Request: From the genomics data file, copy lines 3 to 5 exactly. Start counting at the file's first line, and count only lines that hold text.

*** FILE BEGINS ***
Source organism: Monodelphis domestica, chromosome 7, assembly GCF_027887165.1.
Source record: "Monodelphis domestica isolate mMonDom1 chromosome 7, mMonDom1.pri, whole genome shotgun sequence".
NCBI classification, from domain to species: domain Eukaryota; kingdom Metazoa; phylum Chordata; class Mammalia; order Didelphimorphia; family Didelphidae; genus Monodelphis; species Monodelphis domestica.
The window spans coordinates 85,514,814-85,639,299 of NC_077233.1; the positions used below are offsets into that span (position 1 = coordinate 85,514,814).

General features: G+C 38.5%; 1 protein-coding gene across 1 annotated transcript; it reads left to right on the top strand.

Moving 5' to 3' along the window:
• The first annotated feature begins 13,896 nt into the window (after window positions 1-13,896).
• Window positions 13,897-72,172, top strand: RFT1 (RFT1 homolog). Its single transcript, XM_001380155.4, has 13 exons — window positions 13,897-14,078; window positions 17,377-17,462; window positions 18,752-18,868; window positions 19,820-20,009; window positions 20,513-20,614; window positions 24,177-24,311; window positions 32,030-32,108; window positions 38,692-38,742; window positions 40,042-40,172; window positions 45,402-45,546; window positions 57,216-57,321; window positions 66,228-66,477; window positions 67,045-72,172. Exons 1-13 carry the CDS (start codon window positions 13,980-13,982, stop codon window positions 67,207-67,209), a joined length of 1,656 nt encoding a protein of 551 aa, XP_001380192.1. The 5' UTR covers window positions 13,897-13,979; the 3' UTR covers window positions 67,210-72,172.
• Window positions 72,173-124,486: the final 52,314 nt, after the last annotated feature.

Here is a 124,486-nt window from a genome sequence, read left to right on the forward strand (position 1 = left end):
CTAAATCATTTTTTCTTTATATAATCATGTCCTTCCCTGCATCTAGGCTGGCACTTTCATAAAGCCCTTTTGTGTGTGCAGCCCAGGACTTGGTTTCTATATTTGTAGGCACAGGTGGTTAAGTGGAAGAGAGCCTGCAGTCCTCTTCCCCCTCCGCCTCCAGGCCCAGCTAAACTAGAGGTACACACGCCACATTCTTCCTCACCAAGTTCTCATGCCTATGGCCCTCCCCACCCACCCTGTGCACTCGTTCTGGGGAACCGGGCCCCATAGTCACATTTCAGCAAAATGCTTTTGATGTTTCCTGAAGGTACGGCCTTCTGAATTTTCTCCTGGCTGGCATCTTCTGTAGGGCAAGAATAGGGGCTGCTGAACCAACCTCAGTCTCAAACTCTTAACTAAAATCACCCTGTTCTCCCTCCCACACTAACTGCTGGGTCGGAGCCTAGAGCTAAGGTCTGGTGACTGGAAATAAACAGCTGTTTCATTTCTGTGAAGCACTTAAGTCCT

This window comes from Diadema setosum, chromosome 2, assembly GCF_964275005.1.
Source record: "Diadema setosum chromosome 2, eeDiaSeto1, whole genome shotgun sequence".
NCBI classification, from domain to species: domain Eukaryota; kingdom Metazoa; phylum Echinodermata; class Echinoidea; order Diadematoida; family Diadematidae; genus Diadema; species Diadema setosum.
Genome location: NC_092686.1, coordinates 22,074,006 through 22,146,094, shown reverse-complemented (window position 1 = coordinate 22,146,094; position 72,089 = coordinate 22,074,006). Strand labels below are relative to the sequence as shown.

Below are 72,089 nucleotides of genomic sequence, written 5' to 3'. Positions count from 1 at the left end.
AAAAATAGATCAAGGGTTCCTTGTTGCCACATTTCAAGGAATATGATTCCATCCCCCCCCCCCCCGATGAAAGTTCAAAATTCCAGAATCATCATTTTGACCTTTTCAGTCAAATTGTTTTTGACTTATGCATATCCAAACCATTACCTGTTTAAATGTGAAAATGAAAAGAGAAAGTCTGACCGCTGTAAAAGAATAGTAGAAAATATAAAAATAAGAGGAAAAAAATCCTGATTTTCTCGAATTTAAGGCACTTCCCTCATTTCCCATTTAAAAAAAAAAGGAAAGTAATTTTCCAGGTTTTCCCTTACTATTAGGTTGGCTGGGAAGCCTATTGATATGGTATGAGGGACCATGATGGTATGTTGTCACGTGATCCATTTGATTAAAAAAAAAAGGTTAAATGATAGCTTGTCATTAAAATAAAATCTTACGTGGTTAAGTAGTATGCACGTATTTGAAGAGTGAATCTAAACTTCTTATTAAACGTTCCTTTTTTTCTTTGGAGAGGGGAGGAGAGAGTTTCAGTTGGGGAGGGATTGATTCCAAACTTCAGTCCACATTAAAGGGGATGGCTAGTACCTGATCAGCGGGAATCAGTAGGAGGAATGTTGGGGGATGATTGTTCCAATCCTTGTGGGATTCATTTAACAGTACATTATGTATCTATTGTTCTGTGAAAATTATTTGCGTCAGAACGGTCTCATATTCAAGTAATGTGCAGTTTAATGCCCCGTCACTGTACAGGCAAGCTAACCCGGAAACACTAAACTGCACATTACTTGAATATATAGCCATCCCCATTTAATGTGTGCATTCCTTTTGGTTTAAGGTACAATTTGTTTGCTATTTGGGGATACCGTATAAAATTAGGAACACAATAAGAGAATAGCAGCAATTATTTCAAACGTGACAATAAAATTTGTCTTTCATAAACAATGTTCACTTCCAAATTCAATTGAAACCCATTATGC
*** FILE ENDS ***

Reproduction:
NCBI classification, from domain to species: domain Eukaryota; kingdom Metazoa; phylum Chordata; class Mammalia; order Didelphimorphia; family Didelphidae; genus Monodelphis; species Monodelphis domestica.
The window spans coordinates 85,514,814-85,639,299 of NC_077233.1; the positions used below are offsets into that span (position 1 = coordinate 85,514,814).

General features: G+C 38.5%; 1 protein-coding gene across 1 annotated transcript; it reads left to right on the top strand.